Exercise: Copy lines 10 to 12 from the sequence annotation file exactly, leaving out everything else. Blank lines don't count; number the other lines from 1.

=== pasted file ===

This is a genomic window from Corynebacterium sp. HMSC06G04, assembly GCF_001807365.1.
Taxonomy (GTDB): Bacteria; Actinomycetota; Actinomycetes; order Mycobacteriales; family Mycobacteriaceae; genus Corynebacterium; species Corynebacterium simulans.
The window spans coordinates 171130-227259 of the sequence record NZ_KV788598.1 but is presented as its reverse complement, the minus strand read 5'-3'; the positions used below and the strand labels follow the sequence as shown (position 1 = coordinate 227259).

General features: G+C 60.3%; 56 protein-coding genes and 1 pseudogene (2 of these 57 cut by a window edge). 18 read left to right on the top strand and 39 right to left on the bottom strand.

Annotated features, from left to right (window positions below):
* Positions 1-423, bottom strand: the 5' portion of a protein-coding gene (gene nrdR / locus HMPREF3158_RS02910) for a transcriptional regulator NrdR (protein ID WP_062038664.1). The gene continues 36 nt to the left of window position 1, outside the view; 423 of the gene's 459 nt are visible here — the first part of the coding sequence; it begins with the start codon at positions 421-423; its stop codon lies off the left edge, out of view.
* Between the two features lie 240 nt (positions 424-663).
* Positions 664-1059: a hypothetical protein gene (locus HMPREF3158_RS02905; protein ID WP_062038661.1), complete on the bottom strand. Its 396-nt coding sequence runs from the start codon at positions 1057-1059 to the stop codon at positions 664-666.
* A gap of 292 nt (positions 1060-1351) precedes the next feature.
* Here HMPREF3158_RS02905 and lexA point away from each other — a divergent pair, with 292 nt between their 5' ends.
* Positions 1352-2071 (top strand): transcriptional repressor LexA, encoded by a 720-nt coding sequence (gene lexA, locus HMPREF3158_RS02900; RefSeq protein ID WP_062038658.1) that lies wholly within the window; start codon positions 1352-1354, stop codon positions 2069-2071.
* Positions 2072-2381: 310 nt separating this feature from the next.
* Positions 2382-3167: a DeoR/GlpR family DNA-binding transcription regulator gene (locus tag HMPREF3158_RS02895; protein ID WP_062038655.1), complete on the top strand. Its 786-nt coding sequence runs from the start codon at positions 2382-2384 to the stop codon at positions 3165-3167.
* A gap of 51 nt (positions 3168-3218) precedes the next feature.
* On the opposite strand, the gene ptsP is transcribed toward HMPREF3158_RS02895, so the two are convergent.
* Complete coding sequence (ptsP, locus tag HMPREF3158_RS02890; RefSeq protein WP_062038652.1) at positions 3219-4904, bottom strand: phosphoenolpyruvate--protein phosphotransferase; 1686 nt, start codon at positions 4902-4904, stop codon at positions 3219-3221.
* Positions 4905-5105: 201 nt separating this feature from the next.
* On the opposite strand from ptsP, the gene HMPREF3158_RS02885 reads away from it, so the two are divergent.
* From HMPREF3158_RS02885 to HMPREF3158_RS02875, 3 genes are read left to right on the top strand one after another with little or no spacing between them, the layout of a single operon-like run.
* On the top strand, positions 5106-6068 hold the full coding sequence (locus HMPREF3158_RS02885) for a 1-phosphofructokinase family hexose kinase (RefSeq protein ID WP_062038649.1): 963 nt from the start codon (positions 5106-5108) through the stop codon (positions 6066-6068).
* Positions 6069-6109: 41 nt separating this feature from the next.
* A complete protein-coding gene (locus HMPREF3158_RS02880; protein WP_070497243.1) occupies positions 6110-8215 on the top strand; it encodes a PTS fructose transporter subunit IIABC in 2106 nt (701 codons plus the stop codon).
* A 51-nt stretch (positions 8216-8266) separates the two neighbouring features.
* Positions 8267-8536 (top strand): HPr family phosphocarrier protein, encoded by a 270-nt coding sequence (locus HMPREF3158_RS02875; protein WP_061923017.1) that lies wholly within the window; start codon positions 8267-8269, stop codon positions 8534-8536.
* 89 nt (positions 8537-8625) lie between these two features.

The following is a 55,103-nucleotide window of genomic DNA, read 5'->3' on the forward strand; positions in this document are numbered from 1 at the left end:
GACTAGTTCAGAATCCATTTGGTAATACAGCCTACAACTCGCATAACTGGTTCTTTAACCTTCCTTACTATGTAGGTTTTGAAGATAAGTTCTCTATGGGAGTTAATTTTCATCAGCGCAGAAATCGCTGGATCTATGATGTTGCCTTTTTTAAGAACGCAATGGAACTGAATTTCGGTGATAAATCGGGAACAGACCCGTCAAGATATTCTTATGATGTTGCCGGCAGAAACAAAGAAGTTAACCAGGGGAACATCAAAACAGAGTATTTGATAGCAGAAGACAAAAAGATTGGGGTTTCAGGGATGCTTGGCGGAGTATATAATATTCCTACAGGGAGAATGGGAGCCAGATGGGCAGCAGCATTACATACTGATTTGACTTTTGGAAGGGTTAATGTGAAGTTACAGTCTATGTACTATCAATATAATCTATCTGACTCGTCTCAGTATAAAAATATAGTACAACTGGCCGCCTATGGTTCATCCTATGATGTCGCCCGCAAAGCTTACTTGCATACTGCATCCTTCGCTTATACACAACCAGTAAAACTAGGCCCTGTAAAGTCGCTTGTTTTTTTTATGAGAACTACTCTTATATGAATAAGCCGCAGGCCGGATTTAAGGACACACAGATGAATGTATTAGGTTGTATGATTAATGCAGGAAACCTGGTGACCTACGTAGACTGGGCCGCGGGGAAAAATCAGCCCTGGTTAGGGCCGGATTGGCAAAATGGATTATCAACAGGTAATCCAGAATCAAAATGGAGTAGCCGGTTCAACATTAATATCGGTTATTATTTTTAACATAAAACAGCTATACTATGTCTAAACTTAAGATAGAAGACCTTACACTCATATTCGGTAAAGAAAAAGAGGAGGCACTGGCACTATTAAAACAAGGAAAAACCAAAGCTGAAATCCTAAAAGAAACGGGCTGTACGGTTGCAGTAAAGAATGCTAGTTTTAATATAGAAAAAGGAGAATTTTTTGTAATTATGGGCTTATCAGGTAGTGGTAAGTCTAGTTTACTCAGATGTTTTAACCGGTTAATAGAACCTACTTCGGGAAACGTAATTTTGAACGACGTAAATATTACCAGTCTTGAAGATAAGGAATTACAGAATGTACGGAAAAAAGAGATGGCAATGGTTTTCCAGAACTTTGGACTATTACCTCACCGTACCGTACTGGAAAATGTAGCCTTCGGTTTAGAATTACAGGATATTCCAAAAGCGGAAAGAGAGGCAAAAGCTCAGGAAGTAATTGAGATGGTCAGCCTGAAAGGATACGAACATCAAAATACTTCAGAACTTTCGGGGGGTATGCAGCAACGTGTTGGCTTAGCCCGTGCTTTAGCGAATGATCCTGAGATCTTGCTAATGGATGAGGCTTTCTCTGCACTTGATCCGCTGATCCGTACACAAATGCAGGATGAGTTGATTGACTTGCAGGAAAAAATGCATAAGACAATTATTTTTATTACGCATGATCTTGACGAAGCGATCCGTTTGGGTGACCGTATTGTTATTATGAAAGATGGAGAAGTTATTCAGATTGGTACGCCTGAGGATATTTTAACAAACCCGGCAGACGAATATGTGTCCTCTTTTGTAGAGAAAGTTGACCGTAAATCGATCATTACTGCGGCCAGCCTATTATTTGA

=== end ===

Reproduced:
* Here HMPREF3158_RS02905 and lexA point away from each other — a divergent pair, with 292 nt between their 5' ends.
* Positions 1352-2071 (top strand): transcriptional repressor LexA, encoded by a 720-nt coding sequence (gene lexA, locus HMPREF3158_RS02900; RefSeq protein ID WP_062038658.1) that lies wholly within the window; start codon positions 1352-1354, stop codon positions 2069-2071.
* Positions 2072-2381: 310 nt separating this feature from the next.